_{anom}As shown in Fig. 2b, high *CC*_{1/2} values indicate that the data were significantly edge-limited, which is common for data collected at low energy on strongly diffracting crystals. The *CC _{anom}* values show that significant anomalous signal was obtained up to the highest resolution bin. Furthermore, the Spearman correlation coefficients are systematically higher and have smaller uncertainties in the low and intermediate resolution range suggesting the presence of outliers in the data.

### 3.2 Merging Observations with a Robust Error Model

The difference observed for *CC _{anom}* between the Pearson and Spearman correlation coefficients in Fig. 2b suggests the presence of outlier observations despite the outlier rejection applied by AIMLESS [19]. Since AIMLESS assumes a normally distributed error model for its observations, such outliers can have a large impact on the estimate of the true merged intensity. We can evaluate whether a normally distributed error model is appropriate based on the distribution of residuals between the observed intensities and the estimate of the true mean. This histogram can be made in just a few lines of Python by taking advantage of the

`Pandas`indexing (Fig. 2c). Compared with the expected distribution of residuals for normally distributed observations, this data set has significantly heavier tails, with many observations several standard deviations away from the merged intensity.

The residuals in Fig. 2c suggest that merging may be improved by a more robust error model that can tolerate outliers. One popular choice of robust error model is the Student’s *t*-distribution. This distribution is parameterized by a location, scale, and number of degrees of freedom, *ν*, which controls the robustness of the distribution to outliers. Importantly, the distribution approaches the normal distribution as *ν* approaches infinity. Unlike the normal distribution, there is not an analytical expression for the maximum-likelihood estimator of the true mean given a set of observations under a Student’s *t*-distributed error model. However, we can construct a simple optimization problem to recover maximum-likelihood estimates of the merged intensity for each miller index. To begin with, we write the likelihood function, which is the probability of the data as a function of the mean intensity for each miller index:

The error model *P* can be any suitable location-scale family distribution. This likelihood function asserts that the observed intensity is drawn from a distribution centered at the merged intensity, *μ _{h}*, with a scale determined by the empirical standard deviation of the observation,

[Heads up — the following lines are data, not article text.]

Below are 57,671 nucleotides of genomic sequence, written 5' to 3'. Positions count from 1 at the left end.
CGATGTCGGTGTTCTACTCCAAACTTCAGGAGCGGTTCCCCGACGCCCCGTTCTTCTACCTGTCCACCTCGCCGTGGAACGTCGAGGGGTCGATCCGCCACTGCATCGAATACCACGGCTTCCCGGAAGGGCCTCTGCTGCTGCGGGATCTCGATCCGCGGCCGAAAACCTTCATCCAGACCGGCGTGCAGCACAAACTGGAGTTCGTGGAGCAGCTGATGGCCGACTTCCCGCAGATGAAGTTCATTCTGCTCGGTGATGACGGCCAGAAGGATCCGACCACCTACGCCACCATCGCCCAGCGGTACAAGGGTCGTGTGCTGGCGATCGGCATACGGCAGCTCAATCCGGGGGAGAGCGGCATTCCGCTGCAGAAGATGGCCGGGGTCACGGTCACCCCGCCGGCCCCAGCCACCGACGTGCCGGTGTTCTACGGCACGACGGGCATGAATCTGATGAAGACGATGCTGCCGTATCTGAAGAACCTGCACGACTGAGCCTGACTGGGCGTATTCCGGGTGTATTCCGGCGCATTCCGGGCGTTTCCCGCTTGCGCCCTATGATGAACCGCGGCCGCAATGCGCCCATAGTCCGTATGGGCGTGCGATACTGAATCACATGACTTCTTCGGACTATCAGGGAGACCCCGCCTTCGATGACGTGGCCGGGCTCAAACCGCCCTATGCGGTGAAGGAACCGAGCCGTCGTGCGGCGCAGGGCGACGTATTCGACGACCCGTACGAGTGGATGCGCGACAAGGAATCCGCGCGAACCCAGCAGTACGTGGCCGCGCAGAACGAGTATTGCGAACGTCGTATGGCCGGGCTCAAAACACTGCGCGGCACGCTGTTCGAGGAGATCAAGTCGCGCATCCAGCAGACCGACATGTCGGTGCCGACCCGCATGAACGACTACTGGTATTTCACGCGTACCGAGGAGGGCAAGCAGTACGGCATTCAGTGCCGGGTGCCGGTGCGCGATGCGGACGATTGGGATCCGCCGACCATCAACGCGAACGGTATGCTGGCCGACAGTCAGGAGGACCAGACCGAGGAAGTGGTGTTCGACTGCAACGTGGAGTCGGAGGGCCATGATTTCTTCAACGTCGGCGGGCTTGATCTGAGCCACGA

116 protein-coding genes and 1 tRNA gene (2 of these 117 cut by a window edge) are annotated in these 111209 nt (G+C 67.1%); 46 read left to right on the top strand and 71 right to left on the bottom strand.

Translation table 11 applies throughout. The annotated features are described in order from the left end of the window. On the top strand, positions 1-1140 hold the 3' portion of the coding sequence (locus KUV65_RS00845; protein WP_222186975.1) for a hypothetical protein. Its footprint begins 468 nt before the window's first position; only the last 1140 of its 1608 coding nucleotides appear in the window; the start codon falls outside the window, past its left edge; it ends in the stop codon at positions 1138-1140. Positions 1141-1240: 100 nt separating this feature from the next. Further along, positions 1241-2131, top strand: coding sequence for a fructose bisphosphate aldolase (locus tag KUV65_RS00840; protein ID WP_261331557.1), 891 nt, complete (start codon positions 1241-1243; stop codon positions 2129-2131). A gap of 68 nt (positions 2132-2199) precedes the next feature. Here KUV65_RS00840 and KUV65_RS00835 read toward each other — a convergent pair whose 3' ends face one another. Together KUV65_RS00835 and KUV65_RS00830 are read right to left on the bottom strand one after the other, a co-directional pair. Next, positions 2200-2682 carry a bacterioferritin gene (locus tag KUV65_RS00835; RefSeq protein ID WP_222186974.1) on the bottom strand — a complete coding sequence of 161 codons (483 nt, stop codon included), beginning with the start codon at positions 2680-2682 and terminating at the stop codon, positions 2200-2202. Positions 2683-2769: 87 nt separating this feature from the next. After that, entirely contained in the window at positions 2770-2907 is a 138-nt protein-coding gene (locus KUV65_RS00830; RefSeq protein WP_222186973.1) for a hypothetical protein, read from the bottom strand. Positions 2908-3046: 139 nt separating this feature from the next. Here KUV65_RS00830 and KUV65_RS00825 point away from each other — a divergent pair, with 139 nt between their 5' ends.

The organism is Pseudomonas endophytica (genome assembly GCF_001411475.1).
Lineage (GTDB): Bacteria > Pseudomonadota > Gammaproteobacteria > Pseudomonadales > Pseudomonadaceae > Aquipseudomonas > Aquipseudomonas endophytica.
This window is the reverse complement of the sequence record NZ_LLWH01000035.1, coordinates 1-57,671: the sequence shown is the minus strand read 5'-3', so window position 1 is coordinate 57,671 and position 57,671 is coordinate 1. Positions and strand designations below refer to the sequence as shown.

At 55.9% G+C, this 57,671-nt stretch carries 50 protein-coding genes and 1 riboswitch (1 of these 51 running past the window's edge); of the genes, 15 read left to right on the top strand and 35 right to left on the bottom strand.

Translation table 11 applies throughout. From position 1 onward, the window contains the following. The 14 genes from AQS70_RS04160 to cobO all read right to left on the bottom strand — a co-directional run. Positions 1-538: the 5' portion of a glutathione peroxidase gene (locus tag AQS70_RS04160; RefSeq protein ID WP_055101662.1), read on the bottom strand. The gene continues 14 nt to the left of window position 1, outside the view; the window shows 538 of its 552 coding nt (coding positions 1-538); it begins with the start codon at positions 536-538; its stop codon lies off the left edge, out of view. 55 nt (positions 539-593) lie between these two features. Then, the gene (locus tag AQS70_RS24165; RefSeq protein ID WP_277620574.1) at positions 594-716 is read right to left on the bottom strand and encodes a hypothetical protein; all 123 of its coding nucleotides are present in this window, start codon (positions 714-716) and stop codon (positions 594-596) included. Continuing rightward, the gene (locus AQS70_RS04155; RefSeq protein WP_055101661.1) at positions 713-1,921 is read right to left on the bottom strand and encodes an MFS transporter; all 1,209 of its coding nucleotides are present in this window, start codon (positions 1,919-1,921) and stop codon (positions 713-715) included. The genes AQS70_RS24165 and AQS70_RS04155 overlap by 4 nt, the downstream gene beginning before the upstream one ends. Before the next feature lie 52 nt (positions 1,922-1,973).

*σ*:

_{Ih,i}In order to recover maximum-likelihood estimates, we need only maximize equation 1 with respect to the merged intensities which are the optimization variables in this problem. Equivalently, we may minimize the negative logarithm of the likelihood: which has the advantage of converting a numerically unstable product into a sum.

This optimization was implemented in `PyTorch` in a general form that could flexibly accept a location-scale family distribution to use as an error model [21]. The data was merged using Student’s *t*-distributions with varying degrees of freedom as error models, and the resulting *CC _{anom}* were compared with the normally distributed error model. The error models for fewer degrees of freedom outperformed the error models for more degrees of freedom (larger

*ν*), with their performance trending towards that of the normally distributed error model (Fig. 2d).

This example demonstrates the use of `reciprocalspaceship` to construct a flexible merging function using a machine learning library. This greatly reduces the overhead required to prototype a new analysis method by making it easy to use existing and well-supported libraries. Furthermore, the benefits of using robust statistical estimators, as demonstrated by the improved *CC _{anom}* values in figures 2b and 2d, suggest new avenues for improving the existing crystallographic analysis infrastructure. One such project,

`careless`, is combining

`reciprocalspaceship`and

`TensorFlow`to use approximate Bayesian inference in order to develop new scaling and merging routines [22, 23].

### 3.3 Revisiting French-Wilson Scaling

In the previous example, we identified anomalous differences from a room-temperature sulfur SAD experiment. Here, we will examine this anomalous signal in real space by making an anomalous difference map. Before we can make a map, it is necessary to scale the merged intensities to account for any negative values that may result from background subtraction during integration. This is commonly handled using a Bayesian approach first proposed by French and Wilson [14]. Briefly, this algorithm works by solving an integral:
where the likelihood, , is taken to be normally distributed with the empirical standard deviation. The prior distribution, *P*(*J _{h}*), is the Wilson distribution: